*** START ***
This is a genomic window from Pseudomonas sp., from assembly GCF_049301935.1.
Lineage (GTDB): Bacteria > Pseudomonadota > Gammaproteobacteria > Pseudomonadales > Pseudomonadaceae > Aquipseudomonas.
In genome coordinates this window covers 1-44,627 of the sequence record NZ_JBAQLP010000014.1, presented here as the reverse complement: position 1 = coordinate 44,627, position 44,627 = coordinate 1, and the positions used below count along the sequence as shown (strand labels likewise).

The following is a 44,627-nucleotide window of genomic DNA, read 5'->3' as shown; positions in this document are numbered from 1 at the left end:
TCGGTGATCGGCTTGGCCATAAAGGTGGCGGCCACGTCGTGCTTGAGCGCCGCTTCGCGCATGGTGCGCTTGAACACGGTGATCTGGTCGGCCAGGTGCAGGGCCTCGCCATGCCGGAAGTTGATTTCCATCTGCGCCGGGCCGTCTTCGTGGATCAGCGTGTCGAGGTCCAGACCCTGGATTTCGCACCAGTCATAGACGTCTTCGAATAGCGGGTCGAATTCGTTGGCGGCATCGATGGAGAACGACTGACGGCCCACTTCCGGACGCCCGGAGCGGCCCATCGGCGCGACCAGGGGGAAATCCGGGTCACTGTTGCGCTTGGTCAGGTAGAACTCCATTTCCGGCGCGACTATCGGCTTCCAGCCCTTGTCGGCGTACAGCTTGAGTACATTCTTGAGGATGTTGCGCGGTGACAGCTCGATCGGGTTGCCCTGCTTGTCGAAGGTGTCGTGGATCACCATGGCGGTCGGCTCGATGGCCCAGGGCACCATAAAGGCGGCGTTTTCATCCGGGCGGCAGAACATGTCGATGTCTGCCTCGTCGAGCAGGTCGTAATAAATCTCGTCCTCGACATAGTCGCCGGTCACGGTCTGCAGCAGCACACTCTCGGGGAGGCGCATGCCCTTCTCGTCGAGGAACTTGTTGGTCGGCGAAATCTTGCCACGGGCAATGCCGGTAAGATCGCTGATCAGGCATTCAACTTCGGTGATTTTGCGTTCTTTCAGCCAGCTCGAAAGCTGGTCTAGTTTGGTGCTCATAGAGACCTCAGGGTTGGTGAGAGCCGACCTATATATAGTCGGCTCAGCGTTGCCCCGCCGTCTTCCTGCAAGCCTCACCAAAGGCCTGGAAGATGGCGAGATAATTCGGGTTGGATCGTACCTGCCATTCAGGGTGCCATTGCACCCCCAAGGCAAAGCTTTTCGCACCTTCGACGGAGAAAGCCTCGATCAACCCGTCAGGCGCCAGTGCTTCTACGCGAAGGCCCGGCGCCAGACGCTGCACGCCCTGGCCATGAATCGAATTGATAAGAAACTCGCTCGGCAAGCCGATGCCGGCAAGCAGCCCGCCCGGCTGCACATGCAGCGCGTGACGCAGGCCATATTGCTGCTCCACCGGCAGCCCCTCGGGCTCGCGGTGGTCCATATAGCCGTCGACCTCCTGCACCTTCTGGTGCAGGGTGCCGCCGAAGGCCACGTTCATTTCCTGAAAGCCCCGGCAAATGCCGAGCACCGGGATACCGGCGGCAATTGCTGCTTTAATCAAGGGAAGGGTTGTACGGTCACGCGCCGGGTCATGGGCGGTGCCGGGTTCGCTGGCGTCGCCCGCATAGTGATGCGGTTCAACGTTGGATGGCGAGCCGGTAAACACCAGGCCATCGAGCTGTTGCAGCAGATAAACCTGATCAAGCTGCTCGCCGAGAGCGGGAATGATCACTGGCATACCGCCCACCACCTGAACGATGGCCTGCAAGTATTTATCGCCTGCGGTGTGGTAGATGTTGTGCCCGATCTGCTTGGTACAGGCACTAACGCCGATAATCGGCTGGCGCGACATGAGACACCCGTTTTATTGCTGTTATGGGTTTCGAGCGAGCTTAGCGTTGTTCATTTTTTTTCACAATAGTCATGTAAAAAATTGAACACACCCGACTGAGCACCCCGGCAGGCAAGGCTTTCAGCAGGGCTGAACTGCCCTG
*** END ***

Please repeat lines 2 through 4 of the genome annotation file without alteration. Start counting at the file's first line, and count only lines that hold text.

Lineage (GTDB): Bacteria > Pseudomonadota > Gammaproteobacteria > Pseudomonadales > Pseudomonadaceae > Aquipseudomonas.
In genome coordinates this window covers 1-44,627 of the sequence record NZ_JBAQLP010000014.1, presented here as the reverse complement: position 1 = coordinate 44,627, position 44,627 = coordinate 1, and the positions used below count along the sequence as shown (strand labels likewise).

The following is a 44,627-nucleotide window of genomic DNA, read 5'->3' as shown; positions in this document are numbered from 1 at the left end: